The fallout continues from Halloween, when University of Louisville President James Ramsey and his staff posed for a photograph at a U of L party wearing stereotypical “Mexican” costumes. The photo went viral, and a few written apologies were issued, but they’ve been lacking. [WFPL]

The fossil fuel industry had already managed to shape a bill moving rapidly through Congress last summer, gaining provisions to ease its ability to export natural gas. But one key objective remained elusive: a measure limiting the authority of local communities to slow the construction of pipelines because of environmental concerns. [IBT]

Wait, people are surprised this is happening? Its been quite a ride, but the Velocity Indiana entrepreneurial accelerator and co-working space is effectively closing shop. [Business First]

In another plea for the state’s help on Clark County’s diminishing revenue stream, County Attorney Lisa Glickfield is drafting a letter of support from board members to legislators to raise the tax levy. [News & Tribune]

Another Day, Another Bad Moment For JCPS

SurveyUSA has finally been kicked to the curb! [H-L & C-J/AKN]

Police say they arrested two men Tuesday night after an investigation into credit card skimming. [WDRB]

Jefferson County Public Schools Superintendent Donna Hargens named Tom Hudson, president and CEO of Louisville manufacturing company Nth/works, as the school district’s new chief business officer. [C-J/AKN]

Police in La Grange are asking for the public’s help in locating a woman missing for a month. [WHAS11]

Republican state Rep. Mike Harmon defeated state Auditor Adam Edelen, denying a second term to a politician many have seen as a rising star among Kentucky Democrats. [H-L]

Of COURSE Jefferson County Public Schools had another bad news day! [WLKY]

If France can do it, the United States can do it. France will end its ban on blood donations by gay men, its health minister said Wednesday, calling the move the end “of a taboo and discrimination.” [HuffPo]

Is Portland on the edge of changing or are things getting worse? Maybe all these incidents seem to be increasing because there’s increased media attention? [WAVE3]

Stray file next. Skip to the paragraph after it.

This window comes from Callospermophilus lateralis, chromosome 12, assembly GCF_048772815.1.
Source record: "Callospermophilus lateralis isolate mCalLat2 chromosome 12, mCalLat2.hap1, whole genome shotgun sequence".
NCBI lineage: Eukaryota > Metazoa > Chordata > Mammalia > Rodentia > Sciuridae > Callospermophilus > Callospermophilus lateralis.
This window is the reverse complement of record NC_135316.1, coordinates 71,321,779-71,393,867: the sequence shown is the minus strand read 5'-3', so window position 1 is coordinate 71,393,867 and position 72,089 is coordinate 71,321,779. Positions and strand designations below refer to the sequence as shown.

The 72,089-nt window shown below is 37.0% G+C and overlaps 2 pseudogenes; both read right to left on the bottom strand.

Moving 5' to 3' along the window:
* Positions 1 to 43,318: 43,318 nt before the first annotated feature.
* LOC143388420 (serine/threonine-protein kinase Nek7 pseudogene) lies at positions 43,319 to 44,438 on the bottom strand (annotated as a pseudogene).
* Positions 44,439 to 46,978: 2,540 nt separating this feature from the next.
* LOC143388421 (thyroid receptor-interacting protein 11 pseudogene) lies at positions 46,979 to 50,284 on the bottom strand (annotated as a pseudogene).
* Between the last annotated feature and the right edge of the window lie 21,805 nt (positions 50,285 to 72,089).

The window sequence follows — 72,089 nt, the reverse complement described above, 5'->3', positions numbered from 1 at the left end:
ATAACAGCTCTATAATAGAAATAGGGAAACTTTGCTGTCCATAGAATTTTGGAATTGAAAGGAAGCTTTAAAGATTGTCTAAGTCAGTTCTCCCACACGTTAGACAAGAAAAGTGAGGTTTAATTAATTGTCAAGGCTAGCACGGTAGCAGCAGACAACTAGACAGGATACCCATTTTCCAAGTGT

It is rare to hear a candidate for the United States Senate so earnestly quote rock lyrics. Rarer still, lyrics from a Canadian progressive-rock band. But Rand Paul quoted “The Spirit of Radio” by Rush — a group whose members were similarly influenced by the writings of Ayn Rand — everywhere he went during the Republican primary in Kentucky in 2010. [NY Times]

Opinions issued by a federal appeals court Monday will allow two major air pollution-related lawsuits in Louisville to move forward. [WFPL]

Kentucky’s newest lieutenant governor-elect is unique in many ways. She and her running mate, Gov.-elect Matt Bevin, are some of this election cycle’s first victorious political outsiders. (Bevin had been likened to Donald Trump). Jenean Hampton is also the first African American to be elected to statewide office in Kentucky. And she’s just one of a handful of black women on the national level to identify with the tea party movement. [WaPo]

If you’ve been paying attention to the Louisville-area industrial real estate market during the last 12 to 18 months, you know the market is punching along at a rate rarely, if ever, seen for Louisville. [Business First]

Solutions for cars speeding through a neighborhood and taxis operating illegally in the city were both on the discussion list for the Board of Public Works and Safety in New Albany on Tuesday. [News & Tribune]

Surprise! Jim Ramsey Did A Stupid Thing

It has made headlines for crime and health violations, but Saturday brought a different view of a controversial Louisville hotel. The Economy Inn held a Halloween party. [WDRB]